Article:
Monday, June 20, 2016

Roast Chicken... ON THE GRILL!

"I can roast chicken on my grill?" Yes.  You can roast your chicken on the grill, sparing yourself the anxiety of drying out your over-grilled chicken, or poisoning your guests with your under-cooked chicken...  Let's do this!

You will need:

  • 1 large roasting chicken (5-7lbs)
  • Chicken Rub - equal parts of:
    • Paprika
    • Brown Sugar
    • Kosher Salt
    • Coarsely Ground Pepper
    • Chili Powder

First things first; we need to separate this big chicken.  You know how to cut a chicken apart into its representative 8 pieces, right?  No?  Well, there's one way to learn!  If you're squeamish about this, get over it.  You'll save yourself some money and you'll learn a "life skill" that you can pass on to your kids!  So, get yourself a cutting board, some good kitchen shears, and a boning knife...

Rinse the bird in cold water, and dry it off with some paper towels.  Lay her down with her back up and her butt facing you.  She looks "sad," doesn't she?  Don't let it bother you, she won't feel a thing.
Pick up the shears and cut out her spine.  While you're cutting, stay focused and keep the cutting edge of the shears as close to the backbone as you can.  If you slide out and away from the backbone, you'll find yourself cutting across the ribs and that takes more hand-strength that you're probably willing to part with so, aim for the vertebrae and you'll be fine.
With the backbone gone, it will be easy to flip her over and spread her apart.  Spin her around so her butt is facing away from you.  Now, with the flat of your palm, press firmly down across the breasts until you hear a "pop" or a dull "thud."  You want to break the keel bone loose (more on this in a bit).  With her breast bone now broken, go ahead and cut the leg/thigh quarters free.
Ok, take a timeout and toss the shears into the sink (you're done with them, now) and wash/dry your hands.  Pick up the knife with your dominant hand and tell your brain that, "This is my knife hand.  It will not let go of the knife to touch the chicken.  My other hand is now my chicken-hand.  It will do the dirty work!"  There are no bones or cartilage here to slow your knife down, so it's an easy cut to take the leg/thigh quarters.
Pick a leg/thigh section and flip it over.  Pinch and feel for the joint.  A good sharp boning knife will "sing" through cartilage, but struggle through bone so... look for the white cartilage in the join and slice right through it.  Repeat for the other leg quarter and "Presto!"  You have 4 of your eight pieces done!
Back to the breast. Flip it over and use your thumb to get under the keel bone.  This is the big triangular bone that separates the breasts.  Work your thumb under it to loosen it a bit, and use your knife to work it loose and out of the bird.  This is your toughest cut and may require some practice.  Don't worry, you'll get there!  Open a beer with your clean "knife hand" and be prepared to celebrate!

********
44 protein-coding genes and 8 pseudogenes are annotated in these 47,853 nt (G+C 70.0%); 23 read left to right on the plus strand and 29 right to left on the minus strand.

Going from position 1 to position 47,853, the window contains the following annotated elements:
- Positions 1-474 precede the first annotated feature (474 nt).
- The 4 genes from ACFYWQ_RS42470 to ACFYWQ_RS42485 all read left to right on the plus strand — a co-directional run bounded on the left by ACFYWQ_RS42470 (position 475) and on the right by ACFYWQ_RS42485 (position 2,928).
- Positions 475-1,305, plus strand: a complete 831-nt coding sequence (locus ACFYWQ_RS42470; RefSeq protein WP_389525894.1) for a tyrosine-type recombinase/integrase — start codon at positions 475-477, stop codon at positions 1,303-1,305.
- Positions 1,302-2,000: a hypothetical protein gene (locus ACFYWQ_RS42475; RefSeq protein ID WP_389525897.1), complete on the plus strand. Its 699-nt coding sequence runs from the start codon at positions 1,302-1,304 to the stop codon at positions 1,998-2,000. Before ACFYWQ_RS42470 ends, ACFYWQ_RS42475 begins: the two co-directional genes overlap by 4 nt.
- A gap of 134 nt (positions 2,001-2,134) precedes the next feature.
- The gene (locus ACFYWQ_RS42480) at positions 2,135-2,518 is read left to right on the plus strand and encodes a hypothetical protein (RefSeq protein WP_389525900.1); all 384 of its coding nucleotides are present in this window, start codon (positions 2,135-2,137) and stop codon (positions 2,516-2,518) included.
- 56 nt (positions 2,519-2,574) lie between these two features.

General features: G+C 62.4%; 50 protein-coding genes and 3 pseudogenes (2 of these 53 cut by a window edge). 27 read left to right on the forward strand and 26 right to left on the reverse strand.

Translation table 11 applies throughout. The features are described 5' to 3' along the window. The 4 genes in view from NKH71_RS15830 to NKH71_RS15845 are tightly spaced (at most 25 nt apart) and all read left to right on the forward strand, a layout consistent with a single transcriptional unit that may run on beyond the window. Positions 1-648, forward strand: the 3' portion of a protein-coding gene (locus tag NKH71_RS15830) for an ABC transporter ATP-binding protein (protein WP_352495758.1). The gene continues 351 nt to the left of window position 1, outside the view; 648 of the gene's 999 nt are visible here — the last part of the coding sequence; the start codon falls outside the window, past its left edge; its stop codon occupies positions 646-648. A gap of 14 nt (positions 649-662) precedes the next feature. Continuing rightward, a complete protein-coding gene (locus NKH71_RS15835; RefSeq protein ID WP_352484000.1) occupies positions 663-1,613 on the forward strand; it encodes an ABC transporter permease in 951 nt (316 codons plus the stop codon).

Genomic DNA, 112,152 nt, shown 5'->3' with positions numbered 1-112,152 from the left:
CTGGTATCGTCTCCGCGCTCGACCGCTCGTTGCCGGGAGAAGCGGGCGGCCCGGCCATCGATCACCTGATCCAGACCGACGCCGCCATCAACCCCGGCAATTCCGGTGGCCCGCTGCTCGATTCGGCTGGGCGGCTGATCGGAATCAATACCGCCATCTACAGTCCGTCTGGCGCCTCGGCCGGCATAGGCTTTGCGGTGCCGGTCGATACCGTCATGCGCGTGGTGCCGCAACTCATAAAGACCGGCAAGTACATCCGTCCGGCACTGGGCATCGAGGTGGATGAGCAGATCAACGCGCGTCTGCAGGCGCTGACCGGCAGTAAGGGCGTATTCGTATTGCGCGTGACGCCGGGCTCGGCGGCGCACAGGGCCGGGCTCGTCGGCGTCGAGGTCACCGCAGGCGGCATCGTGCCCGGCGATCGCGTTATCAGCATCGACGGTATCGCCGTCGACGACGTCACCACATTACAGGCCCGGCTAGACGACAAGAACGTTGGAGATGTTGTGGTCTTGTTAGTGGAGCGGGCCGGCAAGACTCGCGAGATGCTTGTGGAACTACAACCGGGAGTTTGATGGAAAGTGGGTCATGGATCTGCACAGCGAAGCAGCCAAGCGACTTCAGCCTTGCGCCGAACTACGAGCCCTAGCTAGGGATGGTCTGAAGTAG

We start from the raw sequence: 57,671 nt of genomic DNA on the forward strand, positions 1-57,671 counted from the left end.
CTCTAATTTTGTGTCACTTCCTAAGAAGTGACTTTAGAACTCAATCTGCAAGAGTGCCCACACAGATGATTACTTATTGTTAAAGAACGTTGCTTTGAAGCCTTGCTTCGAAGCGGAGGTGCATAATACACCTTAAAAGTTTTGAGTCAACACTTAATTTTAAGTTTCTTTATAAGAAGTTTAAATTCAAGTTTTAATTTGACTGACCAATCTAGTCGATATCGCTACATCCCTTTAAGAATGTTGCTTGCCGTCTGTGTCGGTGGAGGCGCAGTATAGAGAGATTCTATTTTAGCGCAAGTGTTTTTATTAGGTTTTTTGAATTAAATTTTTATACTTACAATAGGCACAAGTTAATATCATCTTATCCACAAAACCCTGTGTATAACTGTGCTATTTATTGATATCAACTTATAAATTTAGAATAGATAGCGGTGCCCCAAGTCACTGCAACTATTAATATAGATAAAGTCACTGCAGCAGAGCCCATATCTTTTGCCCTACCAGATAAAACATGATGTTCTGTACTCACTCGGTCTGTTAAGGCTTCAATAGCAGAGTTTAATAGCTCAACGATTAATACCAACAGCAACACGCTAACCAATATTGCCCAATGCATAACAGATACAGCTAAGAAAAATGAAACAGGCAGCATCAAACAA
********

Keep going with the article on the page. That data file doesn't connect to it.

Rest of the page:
With the keel bone out, you can now split the breast into its two respective half.  Easy-peasy.
Last cut?  Separation of the wing.  Who doesn't like the chicken wing?  Don't bag this step in favor of cooking a "breast/wing" quarter.  Just pick the breast up by the wing and let gravity show you where the joint is.  Feel for the cartilage (again) and slice right through the joint, taking the wing away.  There's more meat on the breast-side of the wing than you think, don't be afraid to cut a little deeper than it looks.

Now, take a quick break, toss the chicken pieces into a bowl and wash everything... the board, your knives, your counter top, and your hands.  Drink your celebratory beer and smile because the fun part is starting!

Light up your charcoal and pre-heat your grill.  Shove all of the charcoal against the side of your grill that draws air.  You want it burning nice and hot and a breath of fresh air coming into your pit will keep it blazing.
Close the lid and let it warm up.  Then go inside and massage your chicken!  Pour a solid glop of olive oil into your chicken bowl and rub it in.  Then shake on a generous amount of your chicken-rub.  Stir and flip the pieces over so they all get a nice coating.  Don't be shy!
O.K.  When chicken meats fire, normally you have to watch closely for flare-ups and hot spots and burning of chicken flesh, etc.  Not today!  Lay your chicken out as shown, larger pieces toward the heat, smaller pieces in the rear.  Notice the "Flow" of what's going on here... air comes in from the right, charcoal heats up, hot air moves over the chicken, and then out through the pit and up and out through the stack. 

Close the lid and wait.  This is harder than you think!  Your brain is screaming, "IT'S GOING TO BURN!! FLIP IT OVER, THERE'S FIRE IN THERE!"  I get it.  You've grilled a hundred chickens in your life, burnt at least one piece from every single one, and you KNOW that chicken fat breeds flame.  Not to worry, things will be fine, just make CERTAIN that the charcoal is NOT directly underneath the bird.

For a chicken this size, it took just a bit longer than an hour for everything to hit the target temperature.  I would wait for thirty minutes and then lift the lid and use a probe thermometer to check your progress.  Check it every ten minutes after that.  The larger pieces in the front deflect just a bit of the heat as it moves to the left.  Therefore, the smaller pieces don't overcook!  Everything should be ready at the same time.  When the breasts on the front-line touch 160 degrees, pull everything off and wrap/cover with foil for about ten minutes.

Results?  Crispy skin... super juicy meat... tasty heat and sweet spices... I touched mine with a hint of my favorite BBQ sauce and "Viola!"  You have created restaurant quality roast chicken, BBQ style!

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